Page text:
The other day while enjoying breakfast with a consultant friend I heard her talk of about how smaller local governments didn’t have the resources to afford her, or her firms services.
Hogwash I thought! Fresh from the launch of CivicCommons.com at the Gov2.0 Summit I jumped in and asked, surely a couple of the smaller municipalities with similar needs could come together, jointly spec out a project and pool their budgets. It seems like a win-win-win, budgets go further, better services are offered and, well, of less interest but still nice, my friend gets to work on rolling out some nice technologies in the community in which she lives.
“Government’s doesn’t work that way.”
Followed up by…
“Why would we work with one of those other communities, they are our competitors.”
Once you’ve stopped screaming at your monitor… (yes, I’m happy to give you a few seconds to vent that frustration) let me try to explain in as cool as a manor as possible why this makes no sense. And while I don’t live in the numerous municipalities that border on Vancouver, if you do, consider writing you local councillor/mayor. I think your IT department is wasting your tax dollars.
First, government’s don’t work that way? Really? So an opportunity arises for you to save money and offer better services to your citizens and you’re going to say no because the process offends you in some way? I’m pretty sure there’s a chamber full of council people and a mayor who feel pretty differently about that.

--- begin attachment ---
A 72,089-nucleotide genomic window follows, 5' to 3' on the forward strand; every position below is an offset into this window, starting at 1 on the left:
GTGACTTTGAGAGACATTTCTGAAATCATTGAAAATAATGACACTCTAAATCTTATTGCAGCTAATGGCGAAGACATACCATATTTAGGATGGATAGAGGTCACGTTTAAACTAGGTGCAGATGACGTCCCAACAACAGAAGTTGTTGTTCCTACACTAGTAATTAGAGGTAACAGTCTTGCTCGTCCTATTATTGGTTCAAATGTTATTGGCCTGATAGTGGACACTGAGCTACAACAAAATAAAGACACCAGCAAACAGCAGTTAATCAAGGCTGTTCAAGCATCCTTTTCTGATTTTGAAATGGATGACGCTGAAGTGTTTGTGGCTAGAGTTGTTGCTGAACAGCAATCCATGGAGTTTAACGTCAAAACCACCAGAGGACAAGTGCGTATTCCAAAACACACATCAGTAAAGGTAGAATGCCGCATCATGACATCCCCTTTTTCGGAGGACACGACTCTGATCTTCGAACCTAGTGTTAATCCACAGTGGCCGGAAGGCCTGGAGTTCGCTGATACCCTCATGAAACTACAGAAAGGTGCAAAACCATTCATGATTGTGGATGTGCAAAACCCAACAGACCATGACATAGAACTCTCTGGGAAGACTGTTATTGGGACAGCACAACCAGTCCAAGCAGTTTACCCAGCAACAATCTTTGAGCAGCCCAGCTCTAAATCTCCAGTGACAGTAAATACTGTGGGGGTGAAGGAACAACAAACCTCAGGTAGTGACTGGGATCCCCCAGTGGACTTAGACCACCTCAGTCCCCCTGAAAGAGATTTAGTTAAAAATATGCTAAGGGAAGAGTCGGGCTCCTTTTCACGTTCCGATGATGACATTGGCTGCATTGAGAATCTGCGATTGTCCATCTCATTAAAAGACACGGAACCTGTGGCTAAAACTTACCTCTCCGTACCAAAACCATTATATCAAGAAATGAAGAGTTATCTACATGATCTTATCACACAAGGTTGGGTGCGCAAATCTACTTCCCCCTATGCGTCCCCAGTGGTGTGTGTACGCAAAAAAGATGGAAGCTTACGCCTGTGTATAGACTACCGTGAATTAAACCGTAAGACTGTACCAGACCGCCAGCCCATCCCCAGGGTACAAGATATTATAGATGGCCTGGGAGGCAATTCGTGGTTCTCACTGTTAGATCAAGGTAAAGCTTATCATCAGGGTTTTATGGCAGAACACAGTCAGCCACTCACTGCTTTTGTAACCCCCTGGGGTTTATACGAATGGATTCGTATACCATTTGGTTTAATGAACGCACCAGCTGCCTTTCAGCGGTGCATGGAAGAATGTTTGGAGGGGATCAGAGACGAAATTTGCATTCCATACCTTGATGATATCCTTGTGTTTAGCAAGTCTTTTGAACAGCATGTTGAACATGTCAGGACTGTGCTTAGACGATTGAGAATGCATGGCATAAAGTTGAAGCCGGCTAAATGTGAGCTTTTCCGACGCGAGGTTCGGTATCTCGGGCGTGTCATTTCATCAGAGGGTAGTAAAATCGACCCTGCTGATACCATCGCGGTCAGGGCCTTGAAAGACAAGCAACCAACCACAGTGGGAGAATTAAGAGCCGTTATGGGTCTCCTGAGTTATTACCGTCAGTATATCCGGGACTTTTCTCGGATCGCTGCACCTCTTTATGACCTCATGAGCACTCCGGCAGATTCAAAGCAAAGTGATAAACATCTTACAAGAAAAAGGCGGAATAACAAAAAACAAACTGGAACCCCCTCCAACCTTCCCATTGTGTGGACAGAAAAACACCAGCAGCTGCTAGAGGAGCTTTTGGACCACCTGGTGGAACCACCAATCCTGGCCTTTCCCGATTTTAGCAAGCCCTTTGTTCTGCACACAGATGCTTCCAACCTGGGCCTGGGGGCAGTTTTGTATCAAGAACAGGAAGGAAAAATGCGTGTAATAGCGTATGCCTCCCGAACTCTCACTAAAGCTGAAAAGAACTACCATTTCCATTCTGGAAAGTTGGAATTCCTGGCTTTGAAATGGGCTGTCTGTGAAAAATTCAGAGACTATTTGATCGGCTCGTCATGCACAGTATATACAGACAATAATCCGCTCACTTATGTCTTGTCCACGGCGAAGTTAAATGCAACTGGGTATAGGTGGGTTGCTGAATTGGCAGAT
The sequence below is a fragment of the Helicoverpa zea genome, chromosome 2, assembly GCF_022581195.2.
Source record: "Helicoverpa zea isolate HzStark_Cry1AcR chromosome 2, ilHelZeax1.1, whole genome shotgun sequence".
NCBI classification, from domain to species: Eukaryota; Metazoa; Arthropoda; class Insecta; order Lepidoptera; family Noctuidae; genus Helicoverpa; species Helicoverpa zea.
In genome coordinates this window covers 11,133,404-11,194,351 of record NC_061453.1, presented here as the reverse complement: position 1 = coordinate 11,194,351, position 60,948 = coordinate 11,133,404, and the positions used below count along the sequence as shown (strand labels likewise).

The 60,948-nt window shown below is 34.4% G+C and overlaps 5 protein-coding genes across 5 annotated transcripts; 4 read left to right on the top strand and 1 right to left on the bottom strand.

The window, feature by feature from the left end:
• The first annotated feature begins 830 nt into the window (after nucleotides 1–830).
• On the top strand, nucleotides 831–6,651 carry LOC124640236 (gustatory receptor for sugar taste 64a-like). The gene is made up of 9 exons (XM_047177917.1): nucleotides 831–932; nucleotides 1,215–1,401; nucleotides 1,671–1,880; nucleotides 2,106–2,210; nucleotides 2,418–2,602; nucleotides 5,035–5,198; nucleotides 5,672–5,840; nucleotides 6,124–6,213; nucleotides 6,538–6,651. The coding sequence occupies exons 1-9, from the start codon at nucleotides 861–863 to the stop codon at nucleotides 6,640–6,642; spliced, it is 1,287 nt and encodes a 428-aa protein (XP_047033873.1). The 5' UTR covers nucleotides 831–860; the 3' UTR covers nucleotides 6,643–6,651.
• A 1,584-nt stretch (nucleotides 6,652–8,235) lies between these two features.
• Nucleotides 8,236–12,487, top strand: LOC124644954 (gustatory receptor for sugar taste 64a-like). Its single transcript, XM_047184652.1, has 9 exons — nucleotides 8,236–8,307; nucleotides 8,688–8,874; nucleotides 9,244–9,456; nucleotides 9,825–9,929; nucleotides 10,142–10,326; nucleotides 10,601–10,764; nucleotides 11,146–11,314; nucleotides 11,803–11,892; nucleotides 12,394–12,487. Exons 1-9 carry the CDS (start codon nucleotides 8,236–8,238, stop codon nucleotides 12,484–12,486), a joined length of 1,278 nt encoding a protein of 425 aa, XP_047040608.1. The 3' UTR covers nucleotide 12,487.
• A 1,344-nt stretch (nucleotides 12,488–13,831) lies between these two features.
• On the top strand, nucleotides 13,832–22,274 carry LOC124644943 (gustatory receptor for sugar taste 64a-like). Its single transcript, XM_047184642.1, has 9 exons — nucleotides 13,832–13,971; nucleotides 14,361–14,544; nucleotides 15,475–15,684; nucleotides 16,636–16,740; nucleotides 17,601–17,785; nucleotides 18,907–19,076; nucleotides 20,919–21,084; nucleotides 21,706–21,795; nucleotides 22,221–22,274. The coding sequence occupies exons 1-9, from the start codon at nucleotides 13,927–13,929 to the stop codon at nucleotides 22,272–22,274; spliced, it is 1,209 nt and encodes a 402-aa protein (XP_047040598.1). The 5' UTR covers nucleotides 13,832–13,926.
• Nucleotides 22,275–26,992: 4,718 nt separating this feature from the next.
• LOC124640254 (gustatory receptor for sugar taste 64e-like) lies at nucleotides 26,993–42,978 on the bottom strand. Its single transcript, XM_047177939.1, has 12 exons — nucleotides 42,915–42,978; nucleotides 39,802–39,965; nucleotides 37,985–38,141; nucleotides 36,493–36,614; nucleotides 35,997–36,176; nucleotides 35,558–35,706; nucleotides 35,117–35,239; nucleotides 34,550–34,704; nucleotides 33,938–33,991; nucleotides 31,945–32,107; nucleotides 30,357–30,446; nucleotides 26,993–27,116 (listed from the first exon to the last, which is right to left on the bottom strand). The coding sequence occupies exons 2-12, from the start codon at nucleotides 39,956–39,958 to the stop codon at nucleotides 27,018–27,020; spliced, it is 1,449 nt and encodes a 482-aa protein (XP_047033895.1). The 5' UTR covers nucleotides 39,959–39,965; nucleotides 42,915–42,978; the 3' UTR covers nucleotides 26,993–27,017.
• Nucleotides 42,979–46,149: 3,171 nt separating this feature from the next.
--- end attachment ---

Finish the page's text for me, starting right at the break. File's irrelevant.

The fact is, that governing a city is going to get more complicated. The expectations of citizens are going to become greater. There is going to be a gap, and no amount of budget is going to cover it. Citizens increasingly have access to top tier services on the web – they know what first class systems look like. They look like Google, Amazon, Travelocity, etc… and vary rarely your municipal website site and the services it offers. It almost doesn’t matter where you are reading this from, I’m willing to bet your city’s site isn’t world class. Thanks to the web however your citizens, even the ones who never leave your bedroom community, are globe traveling super consumers of the web. They are getting faster, better and more effective service on and off the web. You might want to consider this because as the IT director in a city of 500,000 people you probably don’t have the resources to keep up.
Okay, so sharing a budget to be able to build better online infrastructure (or whatever) for your city makes sense. But now you’re thinking – we can’t work with that neighboring community… their our competitors.
Stop. Stop right there.
That community is not your competitor. Let me tell you right now. No one is moving to West Van over Burnaby because their website is better, or their garbage service is more efficient. They certainly aren’t moving because you offer webbased forms on your city’s website and the other guys (annoyingly) make you print out a PDF. That’s not influencing the 250K-500K decision about where I live. Basically, if it doesn’t involve the quality of the school it probably isn’t factoring in.
Hell even other cities like Toronto, Calgary or Seattle aren’t your competitor. If anyone is moving there it’s likely because of family or a job. Maybe if you really got efficient then a marginally lower muncipal tax would help, but if that were the case, then partner with as many cities as possible and benefit from some collaborative economies of scale… cause now you kicking the but of the 99% of cities that aren’t collaborating and sharing costs.
And, of course, this isn’t limited to cities. Pretty much any level of government could benefit from pooling budgets to sponsor some commonly speced out projects.
It’s depressing to see that the biggest challenge to driving down the costs of running a city (or any government) aren’t going to technological, but a cultural obsession with the belief that everybody else is different, competing and not as good as us.